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TitleProbabilities of significant ground shaking due to Cascadia Subduction aftershocks
AuthorSeeman, M; Onur, T; Cassidy, J
SourceAssociation of American Geographers annual meeting, abstracts volume; 2011, 1 pages
Alt SeriesEarth Sciences Sector, Contribution Series 20110033
MeetingAssociation of American Geographers annual meeting; Seattle, WA; US; April 10-16, 2011
Mediaon-line; digital
ProvinceWestern offshore region
Subjectsgeophysics; tectonics; earthquakes; earthquake studies; earthquake risk; earthquake mechanisms; subduction; aftershocks; seismic interpretations; seismicity; seismic risk; Cascadia Subduction Zone
ProgramTargeted Hazard Assessments in Western Canada, Public Safety Geoscience
LinksOnline - En ligne
AbstractGreat (M>8.0) subduction interface earthquakes, or megathrust earthquakes, are typically followed by hundreds if not thousands of aftershocks, some of which may exceed M7.0. Owing to the number, proximity to urban centres, and strength of these aftershocks, they can be more damaging than the main shock itself and therefore pose a significant threat to regional communities. Additionally, as these aftershocks follow a large main shock, they strike areas which have recently experienced strong and/or prolonged ground shaking and therefore not only impact already compromised structures, but also inhibit on-going response and recovery efforts.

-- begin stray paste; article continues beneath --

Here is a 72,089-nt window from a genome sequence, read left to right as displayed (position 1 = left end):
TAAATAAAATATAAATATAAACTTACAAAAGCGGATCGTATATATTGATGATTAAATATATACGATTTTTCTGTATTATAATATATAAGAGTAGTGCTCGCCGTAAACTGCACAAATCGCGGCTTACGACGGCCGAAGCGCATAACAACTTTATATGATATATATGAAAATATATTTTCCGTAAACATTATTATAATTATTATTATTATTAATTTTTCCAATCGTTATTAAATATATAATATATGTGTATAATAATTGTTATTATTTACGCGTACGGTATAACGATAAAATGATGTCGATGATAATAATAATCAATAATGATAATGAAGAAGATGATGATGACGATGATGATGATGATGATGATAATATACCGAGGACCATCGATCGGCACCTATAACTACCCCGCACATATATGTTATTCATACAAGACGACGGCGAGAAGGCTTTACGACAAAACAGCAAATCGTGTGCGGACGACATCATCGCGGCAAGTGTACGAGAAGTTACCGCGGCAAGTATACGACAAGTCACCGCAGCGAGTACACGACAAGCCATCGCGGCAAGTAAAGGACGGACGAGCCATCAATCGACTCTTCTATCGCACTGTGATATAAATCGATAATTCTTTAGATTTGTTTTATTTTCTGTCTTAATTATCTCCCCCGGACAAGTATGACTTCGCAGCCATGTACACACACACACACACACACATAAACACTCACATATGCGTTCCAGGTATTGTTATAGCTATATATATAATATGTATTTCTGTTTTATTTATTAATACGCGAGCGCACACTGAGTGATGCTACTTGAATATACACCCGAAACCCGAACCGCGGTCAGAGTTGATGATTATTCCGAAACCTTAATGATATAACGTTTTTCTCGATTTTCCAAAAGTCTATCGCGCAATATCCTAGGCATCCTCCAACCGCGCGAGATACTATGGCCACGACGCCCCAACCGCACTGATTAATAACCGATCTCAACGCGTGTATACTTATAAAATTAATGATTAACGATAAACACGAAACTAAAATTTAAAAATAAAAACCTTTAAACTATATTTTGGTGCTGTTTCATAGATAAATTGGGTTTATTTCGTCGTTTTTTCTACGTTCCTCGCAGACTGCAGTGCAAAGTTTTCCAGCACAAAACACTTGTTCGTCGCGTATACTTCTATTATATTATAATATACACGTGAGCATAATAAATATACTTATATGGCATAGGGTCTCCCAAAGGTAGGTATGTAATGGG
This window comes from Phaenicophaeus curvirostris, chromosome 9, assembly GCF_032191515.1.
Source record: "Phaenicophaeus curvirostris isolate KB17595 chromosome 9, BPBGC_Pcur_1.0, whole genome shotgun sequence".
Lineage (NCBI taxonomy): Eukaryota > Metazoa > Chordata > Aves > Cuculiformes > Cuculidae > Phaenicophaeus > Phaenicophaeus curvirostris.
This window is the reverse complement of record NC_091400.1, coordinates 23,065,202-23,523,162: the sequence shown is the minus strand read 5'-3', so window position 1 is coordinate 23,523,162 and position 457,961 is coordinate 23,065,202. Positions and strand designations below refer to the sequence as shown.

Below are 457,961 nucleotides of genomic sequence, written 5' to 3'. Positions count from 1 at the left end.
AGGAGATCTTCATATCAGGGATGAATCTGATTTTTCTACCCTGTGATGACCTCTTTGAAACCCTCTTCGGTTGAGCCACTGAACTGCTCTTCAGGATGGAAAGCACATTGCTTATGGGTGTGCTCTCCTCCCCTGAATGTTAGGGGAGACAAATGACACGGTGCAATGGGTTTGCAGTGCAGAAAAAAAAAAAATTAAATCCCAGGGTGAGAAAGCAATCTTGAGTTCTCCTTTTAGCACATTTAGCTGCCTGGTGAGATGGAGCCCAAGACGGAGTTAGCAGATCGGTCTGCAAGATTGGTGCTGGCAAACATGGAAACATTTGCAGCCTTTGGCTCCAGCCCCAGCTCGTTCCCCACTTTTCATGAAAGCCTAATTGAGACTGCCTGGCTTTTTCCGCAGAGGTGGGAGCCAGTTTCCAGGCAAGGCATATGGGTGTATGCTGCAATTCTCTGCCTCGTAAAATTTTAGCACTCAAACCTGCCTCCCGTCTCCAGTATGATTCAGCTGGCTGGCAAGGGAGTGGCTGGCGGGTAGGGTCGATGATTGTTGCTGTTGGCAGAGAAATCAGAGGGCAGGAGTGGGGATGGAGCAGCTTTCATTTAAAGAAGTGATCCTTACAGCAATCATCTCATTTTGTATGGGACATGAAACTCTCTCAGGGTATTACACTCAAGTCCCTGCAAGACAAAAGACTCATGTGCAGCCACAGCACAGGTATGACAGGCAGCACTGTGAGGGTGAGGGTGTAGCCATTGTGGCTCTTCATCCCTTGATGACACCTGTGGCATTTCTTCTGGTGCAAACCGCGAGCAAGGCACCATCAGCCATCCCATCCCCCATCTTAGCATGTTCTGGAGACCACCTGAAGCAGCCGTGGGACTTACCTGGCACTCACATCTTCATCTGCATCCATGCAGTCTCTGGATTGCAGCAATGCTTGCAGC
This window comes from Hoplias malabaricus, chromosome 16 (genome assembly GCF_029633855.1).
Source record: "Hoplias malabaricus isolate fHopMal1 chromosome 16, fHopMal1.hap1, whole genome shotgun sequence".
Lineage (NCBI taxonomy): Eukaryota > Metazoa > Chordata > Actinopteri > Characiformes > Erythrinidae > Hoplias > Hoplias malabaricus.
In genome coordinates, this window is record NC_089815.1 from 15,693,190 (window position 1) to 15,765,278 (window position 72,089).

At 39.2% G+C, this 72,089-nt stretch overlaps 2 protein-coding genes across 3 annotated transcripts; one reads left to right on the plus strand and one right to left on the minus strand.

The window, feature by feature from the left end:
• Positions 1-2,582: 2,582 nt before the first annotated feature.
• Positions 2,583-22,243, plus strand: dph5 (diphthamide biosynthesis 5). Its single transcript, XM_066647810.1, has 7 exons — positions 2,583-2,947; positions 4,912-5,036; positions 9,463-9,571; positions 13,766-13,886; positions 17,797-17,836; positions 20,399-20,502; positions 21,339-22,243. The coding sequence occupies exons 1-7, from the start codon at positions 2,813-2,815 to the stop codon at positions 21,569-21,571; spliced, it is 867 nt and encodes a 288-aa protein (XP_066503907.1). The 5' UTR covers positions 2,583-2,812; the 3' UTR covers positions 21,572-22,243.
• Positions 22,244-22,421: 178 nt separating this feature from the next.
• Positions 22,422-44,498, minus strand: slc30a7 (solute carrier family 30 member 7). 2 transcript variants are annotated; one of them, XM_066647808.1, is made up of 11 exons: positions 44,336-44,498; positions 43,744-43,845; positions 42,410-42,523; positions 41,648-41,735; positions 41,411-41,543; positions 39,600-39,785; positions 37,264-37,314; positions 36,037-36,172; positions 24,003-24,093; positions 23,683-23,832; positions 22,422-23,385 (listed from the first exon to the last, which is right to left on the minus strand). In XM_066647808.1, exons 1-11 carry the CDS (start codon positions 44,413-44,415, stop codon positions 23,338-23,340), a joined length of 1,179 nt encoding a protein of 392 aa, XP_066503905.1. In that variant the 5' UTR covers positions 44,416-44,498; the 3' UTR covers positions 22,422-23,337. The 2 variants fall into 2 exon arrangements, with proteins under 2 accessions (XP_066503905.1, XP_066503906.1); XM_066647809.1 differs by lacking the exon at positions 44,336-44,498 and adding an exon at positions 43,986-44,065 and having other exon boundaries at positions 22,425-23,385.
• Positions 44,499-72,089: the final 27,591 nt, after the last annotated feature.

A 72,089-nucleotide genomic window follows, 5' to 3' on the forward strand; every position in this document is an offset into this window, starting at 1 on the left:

While a great deal of research exists regarding megathrust earthquakes in the Cascadia subduction zone off the west coast of North America, little attention has been given to quantifying and assessing the subduction aftershock activity and its potential impact on local communities. Based on an analysis of recorded aftershock sequences at similar subduction zones around the Pacific ocean, this paper offers estimates of ground shaking probabilities resulting from aftershock activity following a Cascadia megathrust earthquake. Ground shaking probabilities are provided for 22 communities across the Pacific Northwest. Calculations estimate the likelihood of an aftershock exceeding each of three ground shaking intensity levels (MMI V - widely felt; MMI VI - threshold for non-structural damage; and, MMI VII - threshold of structural damage). Results are offered to profile the full scope of the Cascadia subduction earthquake threat (i.e. beyond the initial megathrust event), and to provide quantitative hazard information on which to base sound funding and policy decisions.